Meet Eight Columbus Bakers Without Storefronts
Emily Irvine wanted to work in food because she loved eating it. She remembers the bite that sparked the love affair. “It was a crème brûlée—the cracking of the top and the shards of caramelized sugar and the creamy cool vanilla custard,” recalls the Bexley native. Read more about Irvine’s business, Ohio Pies.
Calvin Kim and his wife, Sasha, dove into the world of home bakers after discovering that Columbus lacked a sweet treat readily available in his home country of South Korea. “While we were dating and living in South Korea, we tried some macarons in Seoul and really enjoyed them,” Calvin says. “But after moving to Columbus in 2014, we couldn’t find anything like the ones we tried [there].” Read more about Mjomii’s journey.
Matt Swint doesn’t mince words about how COVID-19 affected his wholesale baking business: “I got slaughtered.” Beloved by local chefs for its focaccia and ciabatta, Matija Breads went from 20 active customers a month to four when Ohio’s dine-in ban took effect. “If I had been a larger [business] and lost all my customers at once, I don’t know what I would have done. [Being small] makes you extremely nimble,” Swint says. Read more about Matt Swint’s wholesale bakery, Matija Breads.
Meet some of the Central Ohioans who baked their way through 2020.
Three Bites Bakery
A professional baker for six years, Isabella Bonello worked at Pistacia Vera and Fox in the Snow Café before launching her own cottage bakery, Three Bites, a year and a half ago as a side business.“I think the one thing that would set Three Bites apart is it’s not just a hobby; it’s what I’ve spent years developing,” she says, explaining that her goal is to open a retail bakery someday. Read more about Isabella Bonello’s home bakery, Three Bites.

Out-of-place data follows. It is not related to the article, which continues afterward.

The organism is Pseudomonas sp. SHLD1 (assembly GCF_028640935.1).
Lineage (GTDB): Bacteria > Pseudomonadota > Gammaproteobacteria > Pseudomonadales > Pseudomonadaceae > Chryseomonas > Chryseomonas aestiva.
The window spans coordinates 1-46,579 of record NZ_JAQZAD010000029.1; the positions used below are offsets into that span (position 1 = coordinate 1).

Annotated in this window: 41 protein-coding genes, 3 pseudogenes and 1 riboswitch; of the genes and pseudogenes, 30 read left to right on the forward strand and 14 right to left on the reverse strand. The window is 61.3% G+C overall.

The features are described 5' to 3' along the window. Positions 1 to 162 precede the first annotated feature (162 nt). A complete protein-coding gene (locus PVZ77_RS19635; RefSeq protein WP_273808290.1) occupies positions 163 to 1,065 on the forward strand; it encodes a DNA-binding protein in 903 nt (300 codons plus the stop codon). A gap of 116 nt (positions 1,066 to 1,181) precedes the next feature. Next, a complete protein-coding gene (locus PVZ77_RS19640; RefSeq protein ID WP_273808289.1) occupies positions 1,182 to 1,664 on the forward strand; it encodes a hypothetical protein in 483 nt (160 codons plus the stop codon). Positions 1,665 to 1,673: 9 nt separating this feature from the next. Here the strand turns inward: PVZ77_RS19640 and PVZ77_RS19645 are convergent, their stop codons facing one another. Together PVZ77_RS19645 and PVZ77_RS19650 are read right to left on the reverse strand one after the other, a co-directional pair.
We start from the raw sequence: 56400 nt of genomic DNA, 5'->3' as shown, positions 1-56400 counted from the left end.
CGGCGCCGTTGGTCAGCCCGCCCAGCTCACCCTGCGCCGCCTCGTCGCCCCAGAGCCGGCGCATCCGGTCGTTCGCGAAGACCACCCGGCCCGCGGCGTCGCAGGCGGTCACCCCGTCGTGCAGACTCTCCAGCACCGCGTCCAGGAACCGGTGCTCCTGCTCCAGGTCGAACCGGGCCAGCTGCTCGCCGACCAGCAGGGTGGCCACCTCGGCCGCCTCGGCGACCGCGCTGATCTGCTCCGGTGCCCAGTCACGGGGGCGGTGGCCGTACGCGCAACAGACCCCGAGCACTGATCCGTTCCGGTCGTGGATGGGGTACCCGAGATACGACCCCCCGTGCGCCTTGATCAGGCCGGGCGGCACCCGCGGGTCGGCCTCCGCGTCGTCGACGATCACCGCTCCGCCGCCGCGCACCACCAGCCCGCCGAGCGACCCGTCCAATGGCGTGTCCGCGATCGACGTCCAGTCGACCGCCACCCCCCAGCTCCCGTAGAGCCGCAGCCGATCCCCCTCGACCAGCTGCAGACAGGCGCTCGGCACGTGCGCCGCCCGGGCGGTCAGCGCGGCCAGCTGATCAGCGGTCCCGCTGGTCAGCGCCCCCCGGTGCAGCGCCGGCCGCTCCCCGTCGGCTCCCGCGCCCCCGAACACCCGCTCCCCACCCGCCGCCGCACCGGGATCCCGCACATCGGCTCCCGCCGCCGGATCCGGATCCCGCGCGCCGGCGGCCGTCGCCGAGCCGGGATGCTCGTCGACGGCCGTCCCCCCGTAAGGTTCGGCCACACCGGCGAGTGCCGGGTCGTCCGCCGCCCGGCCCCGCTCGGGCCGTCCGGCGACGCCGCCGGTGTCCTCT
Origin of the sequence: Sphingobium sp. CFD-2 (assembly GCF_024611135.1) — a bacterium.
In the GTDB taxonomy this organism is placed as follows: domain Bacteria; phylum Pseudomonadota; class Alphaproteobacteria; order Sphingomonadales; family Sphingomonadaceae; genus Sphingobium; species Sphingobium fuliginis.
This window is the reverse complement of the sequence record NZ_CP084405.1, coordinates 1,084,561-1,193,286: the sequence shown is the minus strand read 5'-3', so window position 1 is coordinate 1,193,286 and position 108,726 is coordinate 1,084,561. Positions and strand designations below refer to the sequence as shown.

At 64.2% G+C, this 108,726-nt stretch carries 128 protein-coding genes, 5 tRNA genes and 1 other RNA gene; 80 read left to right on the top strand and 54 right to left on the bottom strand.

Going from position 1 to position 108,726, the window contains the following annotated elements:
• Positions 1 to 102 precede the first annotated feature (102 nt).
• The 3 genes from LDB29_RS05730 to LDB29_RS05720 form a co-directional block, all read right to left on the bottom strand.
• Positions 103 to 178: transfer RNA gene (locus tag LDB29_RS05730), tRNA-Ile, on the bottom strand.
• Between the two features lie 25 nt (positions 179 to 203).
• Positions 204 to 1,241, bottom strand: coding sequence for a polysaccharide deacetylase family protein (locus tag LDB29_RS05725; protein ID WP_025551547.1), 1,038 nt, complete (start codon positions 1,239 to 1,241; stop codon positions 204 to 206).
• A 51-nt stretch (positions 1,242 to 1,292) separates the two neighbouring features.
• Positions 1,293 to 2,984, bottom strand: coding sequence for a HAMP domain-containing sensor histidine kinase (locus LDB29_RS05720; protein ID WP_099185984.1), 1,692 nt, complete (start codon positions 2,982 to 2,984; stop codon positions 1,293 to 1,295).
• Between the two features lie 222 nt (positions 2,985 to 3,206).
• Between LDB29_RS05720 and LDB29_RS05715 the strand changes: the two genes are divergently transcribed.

Mention French pastry in Columbus and Michelle Kozak’s name is often one of the first to come up. Her baking business, Pâtisserie Lallier, is treasured by those craving fresh pain au chocolat, fruit tarts, madeleines and even meticulously made confections that fill Advent calendars during the holidays. Read more about Michelle Kozak’s home bakery, Pâtisserie Lallier.
Baking is a skill handed down to Adrian Jones by her grandmother and mother. Using their recipes as a foundation, Jones started Kennedy’s Kakes (named after her own daughter, Kennedy) in 2009 as a part-time business from her home kitchen. “I just took a leap of faith and started selling the things that people always asked me for, and it was my pound cake that my mom made and sweet potato pie,” says the baker and cake artist. Read more about Adrian Jones and Kennedy’s Kakes.
Jan Kish-La Petite Fleur
For 40 years, Worthington baker Jan Kish has been delighting Central Ohio with her whimsical, extravagant wedding and celebration cakes. For Kish, baking is about “looking at cake as an art form—a good, edible art form,” she says. Read more about Jan Kish-La Petite Fleur.
For Dublin resident Pearl Althoff, baking just fits into her lifestyle. “Ever since I can remember, I’ve been in the kitchen helping my mom, helping my grandma,” she says. “It’s always been something that’s brought me joy.” Read more about Moonflower Bakery.